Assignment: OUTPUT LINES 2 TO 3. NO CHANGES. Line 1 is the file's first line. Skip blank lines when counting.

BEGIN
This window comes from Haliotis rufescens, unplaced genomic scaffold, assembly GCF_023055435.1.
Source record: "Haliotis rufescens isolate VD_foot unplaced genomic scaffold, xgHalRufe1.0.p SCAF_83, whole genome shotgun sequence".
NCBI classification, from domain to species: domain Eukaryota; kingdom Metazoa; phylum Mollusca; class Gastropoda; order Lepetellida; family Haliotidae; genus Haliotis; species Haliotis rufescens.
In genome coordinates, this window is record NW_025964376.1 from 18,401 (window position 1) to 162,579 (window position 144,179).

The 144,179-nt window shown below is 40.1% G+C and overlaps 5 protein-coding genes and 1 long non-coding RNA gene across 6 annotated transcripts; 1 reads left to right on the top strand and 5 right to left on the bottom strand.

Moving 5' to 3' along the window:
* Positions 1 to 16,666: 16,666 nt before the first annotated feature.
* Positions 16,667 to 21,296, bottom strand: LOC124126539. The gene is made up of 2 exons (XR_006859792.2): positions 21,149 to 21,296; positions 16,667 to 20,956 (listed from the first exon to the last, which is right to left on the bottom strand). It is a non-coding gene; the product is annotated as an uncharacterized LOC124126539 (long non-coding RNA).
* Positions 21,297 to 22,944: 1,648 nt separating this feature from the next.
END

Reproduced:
Source record: "Haliotis rufescens isolate VD_foot unplaced genomic scaffold, xgHalRufe1.0.p SCAF_83, whole genome shotgun sequence".
NCBI classification, from domain to species: domain Eukaryota; kingdom Metazoa; phylum Mollusca; class Gastropoda; order Lepetellida; family Haliotidae; genus Haliotis; species Haliotis rufescens.